Rei to O-Sensei

The spirit of the Founder is always present in the dojo. In our aikido training, we cannot practise without thanking him for the gift of his art. We do a kneeling bow to the Kamiza at the beginning and the end of the class. If one arrives late for the class, one kneels and bows to the Kamiza upon stepping onto the mat.

Rei to the Sensei

After the rei to O-Sensei, the practitioners do a kneeling bow to the sensei. This should be repeated at the end of the class as well. At the beginning of the class it is customary to say Onegai-shimasu (Please help me in my practice) as one bows to the sensei; while at the end of the class, one says Domo arigato gozaimashita (Thank you very much).

Rei to your partner

Your partner is the mirror of yourself. Ignoring your partner's individuality and self-esteem is against the spirit of aikido. Your partner is not someone you compete against, but a person to train with and improve with. Show respect to and consideration of your fellow practitioners in every aspect of the practice.

Again, do not forget that your partner is the mirror of yourself and helping your partner is helping yourself. Partners should bow to each other when starting or finishing practising together. Senior practitioners are precious helpers for you. Regardless of age, sex and social status, they deserve your consideration. Listen to them sincerely and follow their directions in practice. On the other hand, senior students should not take advantage of their position. They should remain humble and sincere, both in attitude and behaviour, and try to be good role models for beginners.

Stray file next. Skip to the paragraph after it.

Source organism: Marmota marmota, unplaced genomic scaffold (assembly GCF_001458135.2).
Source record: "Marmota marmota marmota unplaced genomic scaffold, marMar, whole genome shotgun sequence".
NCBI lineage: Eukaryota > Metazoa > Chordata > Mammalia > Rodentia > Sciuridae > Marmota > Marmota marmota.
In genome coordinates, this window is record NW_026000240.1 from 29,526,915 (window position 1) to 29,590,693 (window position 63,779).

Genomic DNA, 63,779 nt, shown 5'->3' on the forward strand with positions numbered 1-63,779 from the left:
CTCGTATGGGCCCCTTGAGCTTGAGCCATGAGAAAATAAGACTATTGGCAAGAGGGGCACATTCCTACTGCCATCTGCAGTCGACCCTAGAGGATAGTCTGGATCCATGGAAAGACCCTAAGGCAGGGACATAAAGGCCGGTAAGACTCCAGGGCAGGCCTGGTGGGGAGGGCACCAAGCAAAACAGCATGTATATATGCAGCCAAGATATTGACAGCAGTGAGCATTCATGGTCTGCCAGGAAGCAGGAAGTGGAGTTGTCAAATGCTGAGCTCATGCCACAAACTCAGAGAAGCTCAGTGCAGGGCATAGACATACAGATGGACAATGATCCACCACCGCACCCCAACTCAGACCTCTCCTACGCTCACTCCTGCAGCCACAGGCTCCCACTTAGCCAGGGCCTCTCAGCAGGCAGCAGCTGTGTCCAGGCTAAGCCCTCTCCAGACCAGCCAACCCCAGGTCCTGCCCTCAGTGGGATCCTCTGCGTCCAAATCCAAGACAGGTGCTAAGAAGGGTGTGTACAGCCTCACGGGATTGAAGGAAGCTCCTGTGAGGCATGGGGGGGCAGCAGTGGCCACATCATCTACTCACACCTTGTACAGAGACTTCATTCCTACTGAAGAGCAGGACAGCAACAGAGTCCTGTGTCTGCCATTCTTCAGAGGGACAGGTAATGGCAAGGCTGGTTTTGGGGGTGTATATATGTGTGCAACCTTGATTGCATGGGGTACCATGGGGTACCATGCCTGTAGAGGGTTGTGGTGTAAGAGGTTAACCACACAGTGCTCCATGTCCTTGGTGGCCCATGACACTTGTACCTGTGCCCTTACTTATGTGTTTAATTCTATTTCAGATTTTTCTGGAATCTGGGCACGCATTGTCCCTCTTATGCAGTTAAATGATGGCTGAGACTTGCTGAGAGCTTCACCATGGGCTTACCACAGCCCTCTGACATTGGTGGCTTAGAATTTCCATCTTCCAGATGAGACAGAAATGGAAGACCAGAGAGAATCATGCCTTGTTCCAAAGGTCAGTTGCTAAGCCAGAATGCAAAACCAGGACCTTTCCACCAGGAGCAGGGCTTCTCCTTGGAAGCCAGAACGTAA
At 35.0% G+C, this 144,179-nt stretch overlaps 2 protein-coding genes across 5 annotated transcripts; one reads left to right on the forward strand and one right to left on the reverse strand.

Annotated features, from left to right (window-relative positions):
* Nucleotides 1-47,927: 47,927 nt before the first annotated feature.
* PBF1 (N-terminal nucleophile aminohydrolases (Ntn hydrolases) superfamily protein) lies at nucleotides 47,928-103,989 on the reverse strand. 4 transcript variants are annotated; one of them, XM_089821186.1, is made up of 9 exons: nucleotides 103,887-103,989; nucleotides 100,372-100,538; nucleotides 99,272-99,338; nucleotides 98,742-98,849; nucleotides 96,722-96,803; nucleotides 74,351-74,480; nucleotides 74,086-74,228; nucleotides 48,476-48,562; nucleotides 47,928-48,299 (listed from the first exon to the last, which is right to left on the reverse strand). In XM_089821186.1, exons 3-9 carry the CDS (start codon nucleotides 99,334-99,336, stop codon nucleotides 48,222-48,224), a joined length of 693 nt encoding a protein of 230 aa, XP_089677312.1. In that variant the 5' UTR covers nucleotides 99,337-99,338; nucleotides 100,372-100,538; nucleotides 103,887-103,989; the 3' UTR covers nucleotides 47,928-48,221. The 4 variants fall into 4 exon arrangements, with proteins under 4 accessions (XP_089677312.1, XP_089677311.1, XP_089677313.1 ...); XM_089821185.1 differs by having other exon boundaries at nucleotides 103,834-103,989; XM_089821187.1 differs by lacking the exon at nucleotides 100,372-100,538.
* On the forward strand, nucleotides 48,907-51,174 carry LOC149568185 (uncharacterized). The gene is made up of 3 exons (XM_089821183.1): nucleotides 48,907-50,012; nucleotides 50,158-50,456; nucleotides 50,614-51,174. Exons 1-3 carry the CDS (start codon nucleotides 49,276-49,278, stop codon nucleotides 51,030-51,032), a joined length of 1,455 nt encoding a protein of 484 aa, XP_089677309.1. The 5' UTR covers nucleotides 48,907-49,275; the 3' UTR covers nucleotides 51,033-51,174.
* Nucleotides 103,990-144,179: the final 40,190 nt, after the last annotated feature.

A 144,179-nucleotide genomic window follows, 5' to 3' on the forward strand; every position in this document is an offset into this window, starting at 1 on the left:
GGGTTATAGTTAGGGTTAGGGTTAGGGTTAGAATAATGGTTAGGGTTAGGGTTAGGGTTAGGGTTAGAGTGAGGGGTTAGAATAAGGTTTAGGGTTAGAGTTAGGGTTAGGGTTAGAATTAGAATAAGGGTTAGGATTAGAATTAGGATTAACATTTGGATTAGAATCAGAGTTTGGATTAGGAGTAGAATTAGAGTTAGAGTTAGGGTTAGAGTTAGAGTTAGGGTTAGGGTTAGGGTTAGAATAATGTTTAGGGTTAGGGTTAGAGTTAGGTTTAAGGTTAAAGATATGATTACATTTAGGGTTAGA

Rei to the weapons that are used

Before and after the use of the bokken (the wooden sword), the jo (the 4-foot stick), or tanto (the wooden knife) hold the weapon at eye level with both hands toward O-Sensei and do a standing bow. Even a piece of wood can be a great help in one's aikido training. When one practises with it, it becomes a part of one's body. Thus, throwing around, stepping on or jumping over the weapon is disrespectful.

General manners

While you practise, always be alert. Careless practice causes accidents and makes no improvement in one's aikido. Do not waste both your and your partner's time in unnecessary talk during the practice. Do not hesitate to let your partner and the sensei know when you cannot continue the practice because of sickness, injuries, or genuine tiredness. When a short rest is necessary go quietly to the corner after bowing to your partner and the sensei, and watch the class. If you feel sick, and still want to practise, see the sensei and ask permission. Since your body belongs to nobody else, take good care of your health and prevent accidents. As to hygiene, wash your keiko-gi (the uniform worn during practice) regularly. Pay close attention to personal hygiene and be sure to keep your toe and finger nails short and filed at all times. Never wear jewellery, watch, hair-slide etc at any time on the tatami. This will help prevent accidents to both yourself and your partner. The dojo, where we practise, is in the care of the membership. It is the responsibility and the pleasure of the members to see that the dojo is clean at all times. This is accomplished after each practice. Do not wait to be directed, but show initiative and do whatever is necessary to ensure that the building is clean